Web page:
This post, More on California's Fatally Flawed Criminal Justice "Reform" Measure, by Kent Scheidegger, first appeared on at http://www.crimeandconsequences.com/crimblog/.
The San Diego Union-Tribune Editorial Board has advocated for criminal justice reform more often than any other editorial board in California in recent years for good reason. The U.S. has more — to much more — crime than nations with less punitive judicial systems, and in California, tough-on-crime policies from the 1990s have led tens of thousands of people with salvageable lives to be warehoused in prison long after they posed a likely public threat.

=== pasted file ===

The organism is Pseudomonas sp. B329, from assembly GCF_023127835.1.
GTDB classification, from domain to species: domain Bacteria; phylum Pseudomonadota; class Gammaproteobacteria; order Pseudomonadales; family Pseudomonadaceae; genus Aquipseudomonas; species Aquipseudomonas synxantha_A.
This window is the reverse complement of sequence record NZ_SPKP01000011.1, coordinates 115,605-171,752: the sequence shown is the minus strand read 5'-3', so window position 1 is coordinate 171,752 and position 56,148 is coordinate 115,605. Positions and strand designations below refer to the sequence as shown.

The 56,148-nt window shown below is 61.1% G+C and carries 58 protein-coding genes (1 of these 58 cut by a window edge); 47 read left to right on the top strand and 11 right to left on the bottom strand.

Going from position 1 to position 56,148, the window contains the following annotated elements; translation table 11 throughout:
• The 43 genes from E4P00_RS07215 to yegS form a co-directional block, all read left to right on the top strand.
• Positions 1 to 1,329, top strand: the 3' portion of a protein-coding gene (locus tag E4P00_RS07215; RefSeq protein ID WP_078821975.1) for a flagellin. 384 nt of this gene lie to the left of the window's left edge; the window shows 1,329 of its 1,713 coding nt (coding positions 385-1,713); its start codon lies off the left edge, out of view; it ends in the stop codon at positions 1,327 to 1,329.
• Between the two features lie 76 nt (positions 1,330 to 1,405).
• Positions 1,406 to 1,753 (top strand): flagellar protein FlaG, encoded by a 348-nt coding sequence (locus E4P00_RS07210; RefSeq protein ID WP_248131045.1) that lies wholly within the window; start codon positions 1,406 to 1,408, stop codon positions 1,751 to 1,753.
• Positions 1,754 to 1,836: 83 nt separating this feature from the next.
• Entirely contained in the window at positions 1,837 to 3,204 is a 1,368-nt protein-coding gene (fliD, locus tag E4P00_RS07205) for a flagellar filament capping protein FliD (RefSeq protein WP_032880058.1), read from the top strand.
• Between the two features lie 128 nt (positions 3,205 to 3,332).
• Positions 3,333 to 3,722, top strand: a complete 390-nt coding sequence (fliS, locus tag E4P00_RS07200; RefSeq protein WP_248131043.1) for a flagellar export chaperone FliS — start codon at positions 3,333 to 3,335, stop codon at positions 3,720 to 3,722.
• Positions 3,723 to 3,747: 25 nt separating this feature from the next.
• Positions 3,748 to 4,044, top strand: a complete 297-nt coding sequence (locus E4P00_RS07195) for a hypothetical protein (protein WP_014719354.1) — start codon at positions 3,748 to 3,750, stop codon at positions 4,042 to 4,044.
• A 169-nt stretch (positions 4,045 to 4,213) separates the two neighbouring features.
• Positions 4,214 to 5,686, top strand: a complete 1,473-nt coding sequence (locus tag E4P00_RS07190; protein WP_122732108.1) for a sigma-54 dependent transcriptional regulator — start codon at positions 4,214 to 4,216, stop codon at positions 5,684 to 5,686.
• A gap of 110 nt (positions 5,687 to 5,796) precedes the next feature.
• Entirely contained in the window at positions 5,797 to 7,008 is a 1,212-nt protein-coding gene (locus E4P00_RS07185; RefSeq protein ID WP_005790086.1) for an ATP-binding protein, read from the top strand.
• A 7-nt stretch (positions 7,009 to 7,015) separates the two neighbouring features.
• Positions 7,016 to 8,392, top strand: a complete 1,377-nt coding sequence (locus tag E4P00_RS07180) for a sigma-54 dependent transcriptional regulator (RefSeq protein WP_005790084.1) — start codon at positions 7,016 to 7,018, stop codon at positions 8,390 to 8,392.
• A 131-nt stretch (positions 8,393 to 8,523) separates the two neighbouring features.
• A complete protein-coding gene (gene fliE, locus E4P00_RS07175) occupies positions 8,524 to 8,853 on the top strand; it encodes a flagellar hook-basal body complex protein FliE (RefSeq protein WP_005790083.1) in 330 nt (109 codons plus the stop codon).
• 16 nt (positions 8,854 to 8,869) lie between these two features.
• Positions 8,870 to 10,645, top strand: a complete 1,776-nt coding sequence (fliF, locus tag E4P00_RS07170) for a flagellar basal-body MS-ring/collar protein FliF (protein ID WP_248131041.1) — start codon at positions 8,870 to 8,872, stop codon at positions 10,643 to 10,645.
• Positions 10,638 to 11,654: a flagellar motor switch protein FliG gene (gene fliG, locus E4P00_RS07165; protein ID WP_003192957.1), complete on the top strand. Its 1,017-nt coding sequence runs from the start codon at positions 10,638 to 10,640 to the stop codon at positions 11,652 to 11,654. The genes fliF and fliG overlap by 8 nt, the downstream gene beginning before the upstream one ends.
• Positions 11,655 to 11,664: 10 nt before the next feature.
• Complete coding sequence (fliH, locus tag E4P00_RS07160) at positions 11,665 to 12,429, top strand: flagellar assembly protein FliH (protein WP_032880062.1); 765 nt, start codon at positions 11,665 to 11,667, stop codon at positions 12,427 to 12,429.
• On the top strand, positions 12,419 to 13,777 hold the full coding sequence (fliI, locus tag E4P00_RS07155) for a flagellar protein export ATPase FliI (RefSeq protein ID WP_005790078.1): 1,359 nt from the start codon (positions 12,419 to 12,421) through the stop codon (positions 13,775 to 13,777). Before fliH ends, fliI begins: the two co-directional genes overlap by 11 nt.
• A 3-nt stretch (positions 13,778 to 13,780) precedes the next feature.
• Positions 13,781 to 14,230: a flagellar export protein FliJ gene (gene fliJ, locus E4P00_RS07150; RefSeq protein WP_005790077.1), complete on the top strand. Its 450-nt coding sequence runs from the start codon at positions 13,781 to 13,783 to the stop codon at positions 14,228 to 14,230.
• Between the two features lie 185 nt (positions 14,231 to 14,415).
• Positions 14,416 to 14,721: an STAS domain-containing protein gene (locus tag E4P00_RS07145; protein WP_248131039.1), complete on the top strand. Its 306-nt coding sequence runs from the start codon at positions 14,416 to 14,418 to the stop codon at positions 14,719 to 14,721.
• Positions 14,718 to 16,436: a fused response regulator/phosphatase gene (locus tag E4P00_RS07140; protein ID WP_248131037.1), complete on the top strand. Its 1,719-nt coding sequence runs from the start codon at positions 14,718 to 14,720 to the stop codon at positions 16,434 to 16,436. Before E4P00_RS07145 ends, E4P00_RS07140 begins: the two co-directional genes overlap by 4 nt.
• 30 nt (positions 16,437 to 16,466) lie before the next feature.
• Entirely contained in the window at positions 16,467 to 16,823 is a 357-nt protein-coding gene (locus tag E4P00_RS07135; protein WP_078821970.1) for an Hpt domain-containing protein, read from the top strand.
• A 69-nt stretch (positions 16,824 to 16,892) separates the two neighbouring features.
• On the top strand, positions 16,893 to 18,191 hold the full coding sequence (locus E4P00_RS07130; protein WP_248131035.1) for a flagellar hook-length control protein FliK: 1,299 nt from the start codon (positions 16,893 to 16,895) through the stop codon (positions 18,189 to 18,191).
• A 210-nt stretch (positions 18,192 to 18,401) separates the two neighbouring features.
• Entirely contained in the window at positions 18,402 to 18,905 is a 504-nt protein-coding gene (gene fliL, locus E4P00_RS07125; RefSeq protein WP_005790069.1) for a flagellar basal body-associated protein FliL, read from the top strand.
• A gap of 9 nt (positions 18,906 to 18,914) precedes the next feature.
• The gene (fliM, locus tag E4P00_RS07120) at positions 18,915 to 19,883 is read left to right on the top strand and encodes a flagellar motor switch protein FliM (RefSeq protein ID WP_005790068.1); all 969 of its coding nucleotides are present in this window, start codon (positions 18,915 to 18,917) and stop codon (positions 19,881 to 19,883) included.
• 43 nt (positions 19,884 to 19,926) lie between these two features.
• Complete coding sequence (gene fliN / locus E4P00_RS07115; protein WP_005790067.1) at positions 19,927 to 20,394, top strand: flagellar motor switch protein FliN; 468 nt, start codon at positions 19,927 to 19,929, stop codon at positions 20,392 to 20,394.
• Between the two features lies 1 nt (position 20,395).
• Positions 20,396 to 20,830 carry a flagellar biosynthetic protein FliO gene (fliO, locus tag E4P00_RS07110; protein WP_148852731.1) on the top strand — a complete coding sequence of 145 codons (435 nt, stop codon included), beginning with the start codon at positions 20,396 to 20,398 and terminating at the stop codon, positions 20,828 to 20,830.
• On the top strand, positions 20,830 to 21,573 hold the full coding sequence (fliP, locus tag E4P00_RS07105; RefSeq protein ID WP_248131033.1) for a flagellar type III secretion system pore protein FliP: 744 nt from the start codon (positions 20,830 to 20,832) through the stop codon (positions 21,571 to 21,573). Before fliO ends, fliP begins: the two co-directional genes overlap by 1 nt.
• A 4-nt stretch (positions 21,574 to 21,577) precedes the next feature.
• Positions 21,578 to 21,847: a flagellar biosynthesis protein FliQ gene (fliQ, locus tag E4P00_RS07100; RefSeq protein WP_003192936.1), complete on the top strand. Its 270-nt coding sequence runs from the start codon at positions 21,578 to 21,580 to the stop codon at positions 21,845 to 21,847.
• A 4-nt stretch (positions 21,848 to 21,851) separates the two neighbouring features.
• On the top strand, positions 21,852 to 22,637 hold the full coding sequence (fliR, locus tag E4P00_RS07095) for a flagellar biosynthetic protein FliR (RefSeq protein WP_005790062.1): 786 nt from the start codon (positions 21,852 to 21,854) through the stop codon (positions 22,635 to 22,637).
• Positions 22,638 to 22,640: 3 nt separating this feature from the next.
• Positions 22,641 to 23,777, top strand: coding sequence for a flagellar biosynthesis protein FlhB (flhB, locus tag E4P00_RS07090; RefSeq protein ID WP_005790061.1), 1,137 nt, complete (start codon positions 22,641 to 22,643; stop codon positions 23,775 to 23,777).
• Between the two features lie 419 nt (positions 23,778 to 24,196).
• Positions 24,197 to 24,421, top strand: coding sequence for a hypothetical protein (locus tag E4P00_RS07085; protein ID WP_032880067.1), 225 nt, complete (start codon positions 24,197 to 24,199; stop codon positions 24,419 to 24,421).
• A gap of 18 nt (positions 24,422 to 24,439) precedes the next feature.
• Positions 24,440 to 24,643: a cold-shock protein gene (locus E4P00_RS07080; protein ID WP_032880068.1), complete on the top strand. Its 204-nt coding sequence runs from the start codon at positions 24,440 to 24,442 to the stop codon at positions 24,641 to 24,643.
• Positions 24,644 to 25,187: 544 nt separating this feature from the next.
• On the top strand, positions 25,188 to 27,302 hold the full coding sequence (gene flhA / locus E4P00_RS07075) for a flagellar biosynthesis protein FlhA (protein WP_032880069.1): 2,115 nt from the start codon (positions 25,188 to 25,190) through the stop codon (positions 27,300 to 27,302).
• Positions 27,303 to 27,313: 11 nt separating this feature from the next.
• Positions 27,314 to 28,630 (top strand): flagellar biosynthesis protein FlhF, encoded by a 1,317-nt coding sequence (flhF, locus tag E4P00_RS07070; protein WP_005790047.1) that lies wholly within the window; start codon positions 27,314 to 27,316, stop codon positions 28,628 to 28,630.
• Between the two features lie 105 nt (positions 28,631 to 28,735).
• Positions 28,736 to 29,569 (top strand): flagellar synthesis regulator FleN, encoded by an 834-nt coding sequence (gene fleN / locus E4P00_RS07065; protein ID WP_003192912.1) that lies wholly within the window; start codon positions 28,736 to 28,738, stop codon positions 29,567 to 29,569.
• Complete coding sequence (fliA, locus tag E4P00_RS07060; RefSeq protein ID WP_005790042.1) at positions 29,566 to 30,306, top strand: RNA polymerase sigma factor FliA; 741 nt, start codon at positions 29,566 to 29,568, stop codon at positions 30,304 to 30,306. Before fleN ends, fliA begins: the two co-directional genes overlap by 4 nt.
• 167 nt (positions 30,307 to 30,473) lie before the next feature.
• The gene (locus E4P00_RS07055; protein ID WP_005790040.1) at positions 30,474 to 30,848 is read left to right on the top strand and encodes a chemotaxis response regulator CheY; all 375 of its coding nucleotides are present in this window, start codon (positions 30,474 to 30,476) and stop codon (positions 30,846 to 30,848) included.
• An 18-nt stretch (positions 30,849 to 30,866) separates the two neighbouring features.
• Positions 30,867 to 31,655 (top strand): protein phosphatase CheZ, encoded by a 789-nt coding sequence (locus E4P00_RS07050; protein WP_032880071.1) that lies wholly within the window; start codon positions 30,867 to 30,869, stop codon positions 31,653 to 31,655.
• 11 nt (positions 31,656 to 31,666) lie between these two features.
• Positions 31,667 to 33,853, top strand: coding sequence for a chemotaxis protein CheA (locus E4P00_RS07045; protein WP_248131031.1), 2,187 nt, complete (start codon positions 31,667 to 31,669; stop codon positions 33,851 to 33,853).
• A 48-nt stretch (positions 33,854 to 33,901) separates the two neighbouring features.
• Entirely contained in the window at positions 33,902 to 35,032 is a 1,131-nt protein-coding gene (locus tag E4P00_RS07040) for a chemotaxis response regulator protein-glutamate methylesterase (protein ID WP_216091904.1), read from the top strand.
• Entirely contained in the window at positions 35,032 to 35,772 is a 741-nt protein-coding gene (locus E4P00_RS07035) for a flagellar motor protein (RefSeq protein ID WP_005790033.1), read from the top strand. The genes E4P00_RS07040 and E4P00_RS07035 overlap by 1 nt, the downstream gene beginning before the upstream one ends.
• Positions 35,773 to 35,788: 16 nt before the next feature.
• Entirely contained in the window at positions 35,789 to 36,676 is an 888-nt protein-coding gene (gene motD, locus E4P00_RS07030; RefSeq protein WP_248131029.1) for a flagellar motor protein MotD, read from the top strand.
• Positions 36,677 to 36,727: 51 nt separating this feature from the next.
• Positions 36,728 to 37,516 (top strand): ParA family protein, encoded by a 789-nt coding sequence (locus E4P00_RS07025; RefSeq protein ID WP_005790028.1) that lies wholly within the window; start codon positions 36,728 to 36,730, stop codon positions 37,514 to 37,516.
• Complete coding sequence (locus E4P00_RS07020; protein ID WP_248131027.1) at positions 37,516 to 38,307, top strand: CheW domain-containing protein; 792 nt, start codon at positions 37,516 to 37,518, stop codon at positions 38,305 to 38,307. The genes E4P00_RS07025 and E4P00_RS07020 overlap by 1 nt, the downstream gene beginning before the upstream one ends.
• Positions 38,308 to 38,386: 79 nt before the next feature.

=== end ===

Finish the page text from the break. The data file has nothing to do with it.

Even so, in 2016, our board could not bring itself to endorse Proposition 57, a deeply flawed measure Gov. Jerry Brown trumpeted as a big step forward for the criminal justice reform movement. The problem was that the measure was originally supposed to target juvenile justice, but it was revamped into a much broader constitutional amendment that stated anyone convicted of a nonviolent felony offense would be eligible for early parole consideration. A lower court ruling said the changes were unacceptable, but in June 2016, the California Supreme Court overturned the ruling on the grounds that a 2014 state law allowed flawed measures to be fixed before being put before voters.
Now we know how flawed this measure truly was.
It takes a lot for a major California newspaper to denounce a criminal justice “reform” measure. They generally march in step with the soft-on-crime crowd. I hope we see more newspapers marching to a different drummer as the truth becomes more clear.